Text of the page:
Total projected transfer savings – around $ 300 million over 15 years – are based on a cost-benefit analysis of relocation to the Kansas City area issued by the department on Thursday. Some Democrats asked the department to release months of such a study.

Announcing the pick, USDA supported the withdrawal of another aspect of its plan from lawmakers – moving ERS within the departmental organizational structure so that it could come under the Office of the Chief Economist. The agency will remain under the Research, Education and Economic mission area of ​​the department.

"While we believe that re-alignment, with feedback from stakeholders and members of Congress, has significant synergies and benefits, USDA will not proceed with the realignment plans," the release said.

Critics of that part of the plan, including some current and former ERS employees who interviewed POLITICO, argued that the agency's research realignment could be under political influence by placing it closer; Secretary's Office. The 2020 Fiscal spending bill for the USDA was seeking to prevent the realignment.

The Kansas City region has been selected from hosting over 130 locations that have expressed an interest in the agencies. Now the move is a quick time online.

Resettlement letters are expected to be received by Agency employees on Thursday. Employees expect to be given 30 days to decide on a move, according to trade union leaders.

The employees of both agencies have voted on unity against resettlement, and the American Government Employee Confederation has represented leaders, who have represented the workers, after a delay.

Representatives of the Union said that the employer had not been notified in advance – Perdue said on Wednesday that he would do it. They learned about site selection through media reports, according to trade union leaders.

During the post-notice town hall briefings, almost 20 employees quietly challenged Perdue by turning his back on him when he spoke to the team.

“Secretary Perdue continually talks about transparency and communication with employees but failed in both sides,” said Kevin Hunt, active vice president of the union ERS. “Today's announcement emphasizes its disregard for the rights and well-being of the people. employees. "

In a letter to employees who were shared with POLITICO, Perdue said that he knew "this time, especially for employees who had a direct impact on them, was challenging personally and professionally. I am grateful for your patience and your hard work. "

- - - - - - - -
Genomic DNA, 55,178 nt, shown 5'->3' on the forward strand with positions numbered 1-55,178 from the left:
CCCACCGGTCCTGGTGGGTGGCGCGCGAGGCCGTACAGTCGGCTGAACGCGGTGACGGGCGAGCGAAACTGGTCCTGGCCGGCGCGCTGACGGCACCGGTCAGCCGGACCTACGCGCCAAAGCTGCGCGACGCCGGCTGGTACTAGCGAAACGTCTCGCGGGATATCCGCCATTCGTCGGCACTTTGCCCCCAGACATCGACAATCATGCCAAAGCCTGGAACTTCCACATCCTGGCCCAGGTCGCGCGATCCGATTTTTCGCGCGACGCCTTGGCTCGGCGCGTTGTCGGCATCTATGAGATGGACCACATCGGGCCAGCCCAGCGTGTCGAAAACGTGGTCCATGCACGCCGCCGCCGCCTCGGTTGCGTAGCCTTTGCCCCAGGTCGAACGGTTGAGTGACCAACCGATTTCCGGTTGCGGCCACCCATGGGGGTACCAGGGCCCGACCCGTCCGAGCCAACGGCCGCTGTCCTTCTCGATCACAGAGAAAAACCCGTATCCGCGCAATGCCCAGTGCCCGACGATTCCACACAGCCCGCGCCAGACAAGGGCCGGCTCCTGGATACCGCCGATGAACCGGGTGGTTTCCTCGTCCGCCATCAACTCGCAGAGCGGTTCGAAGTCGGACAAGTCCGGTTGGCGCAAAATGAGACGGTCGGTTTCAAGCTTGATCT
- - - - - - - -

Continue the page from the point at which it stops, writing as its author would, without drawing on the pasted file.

The secretary said that he had written the letter because he was asking employees to hear the news from him first. But the announcement of the letter to the staff was not made until 10:37 until Thursday – after the media had published reports and the decision was by a press statement by Mr Vicky Hartzler (R-Mo.).

The four State senators from Missouri and Kansas – each Republican – issued a joint statement proposing Perdue from the Kansas City area to choose. One of them, the Senate Agriculture Chairman, Pat Roberts (R-Kan.), Said, “Agricultural research is a critical function of USDA, and I am committed to ensuring that we continue to support and strengthen the research mission that our US producers it depends on it. "

However, some of the Democrats from other parts of the country were critical of the decision.

Marcia Fudge (D-Ohio) and Del criticized. Stacey Plaskett (D-V.I.), Who led Agriculture House sub-committees with jurisdiction over USDA research agencies, announced Thursday's announcement that there was a lack of transparency in the whole process.

Representative Chellie Pingree (D-Maine), a member of the House Appropriation Committee who jointly sponsored a bill to stop the move, said she was "terrible" with a USDA decision "to implement a team to redeem Kansas to Kansas City keep their careers. "

She also noted that the USDA Inspector's general investigation "is not examining the viability of this relocation."

USDA paid $ 340,000 to the consultancy firm Ernst & Young to run the site selection process.

John Lauinger added to this report.